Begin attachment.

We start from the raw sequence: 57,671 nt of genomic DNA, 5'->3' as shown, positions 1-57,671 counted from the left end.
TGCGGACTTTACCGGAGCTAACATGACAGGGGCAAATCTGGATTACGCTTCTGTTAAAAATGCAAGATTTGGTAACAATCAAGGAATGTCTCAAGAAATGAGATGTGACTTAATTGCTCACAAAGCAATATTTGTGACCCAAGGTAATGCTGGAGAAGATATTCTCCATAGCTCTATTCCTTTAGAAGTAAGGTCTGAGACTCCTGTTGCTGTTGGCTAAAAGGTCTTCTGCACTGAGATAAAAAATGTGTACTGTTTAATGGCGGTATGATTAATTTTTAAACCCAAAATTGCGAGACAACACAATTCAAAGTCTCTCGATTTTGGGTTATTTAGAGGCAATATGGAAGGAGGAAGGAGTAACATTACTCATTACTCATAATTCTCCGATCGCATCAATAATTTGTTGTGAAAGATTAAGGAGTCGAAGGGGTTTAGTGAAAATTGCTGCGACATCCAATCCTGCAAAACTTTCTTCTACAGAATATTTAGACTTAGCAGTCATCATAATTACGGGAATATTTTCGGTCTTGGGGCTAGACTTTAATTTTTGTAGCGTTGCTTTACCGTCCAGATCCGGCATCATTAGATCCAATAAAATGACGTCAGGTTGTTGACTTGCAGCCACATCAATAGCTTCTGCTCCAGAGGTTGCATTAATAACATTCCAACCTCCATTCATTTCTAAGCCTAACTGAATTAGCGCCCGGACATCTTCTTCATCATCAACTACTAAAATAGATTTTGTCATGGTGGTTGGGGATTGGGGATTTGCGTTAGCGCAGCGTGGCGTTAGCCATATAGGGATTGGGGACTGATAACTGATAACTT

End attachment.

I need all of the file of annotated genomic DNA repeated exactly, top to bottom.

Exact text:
We start from the raw sequence: 57,671 nt of genomic DNA, 5'->3' as shown, positions 1-57,671 counted from the left end.
TGCGGACTTTACCGGAGCTAACATGACAGGGGCAAATCTGGATTACGCTTCTGTTAAAAATGCAAGATTTGGTAACAATCAAGGAATGTCTCAAGAAATGAGATGTGACTTAATTGCTCACAAAGCAATATTTGTGACCCAAGGTAATGCTGGAGAAGATATTCTCCATAGCTCTATTCCTTTAGAAGTAAGGTCTGAGACTCCTGTTGCTGTTGGCTAAAAGGTCTTCTGCACTGAGATAAAAAATGTGTACTGTTTAATGGCGGTATGATTAATTTTTAAACCCAAAATTGCGAGACAACACAATTCAAAGTCTCTCGATTTTGGGTTATTTAGAGGCAATATGGAAGGAGGAAGGAGTAACATTACTCATTACTCATAATTCTCCGATCGCATCAATAATTTGTTGTGAAAGATTAAGGAGTCGAAGGGGTTTAGTGAAAATTGCTGCGACATCCAATCCTGCAAAACTTTCTTCTACAGAATATTTAGACTTAGCAGTCATCATAATTACGGGAATATTTTCGGTCTTGGGGCTAGACTTTAATTTTTGTAGCGTTGCTTTACCGTCCAGATCCGGCATCATTAGATCCAATAAAATGACGTCAGGTTGTTGACTTGCAGCCACATCAATAGCTTCTGCTCCAGAGGTTGCATTAATAACATTCCAACCTCCATTCATTTCTAAGCCTAACTGAATTAGCGCCCGGACATCTTCTTCATCATCAACTACTAAAATAGATTTTGTCATGGTGGTTGGGGATTGGGGATTTGCGTTAGCGCAGCGTGGCGTTAGCCATATAGGGATTGGGGACTGATAACTGATAACTT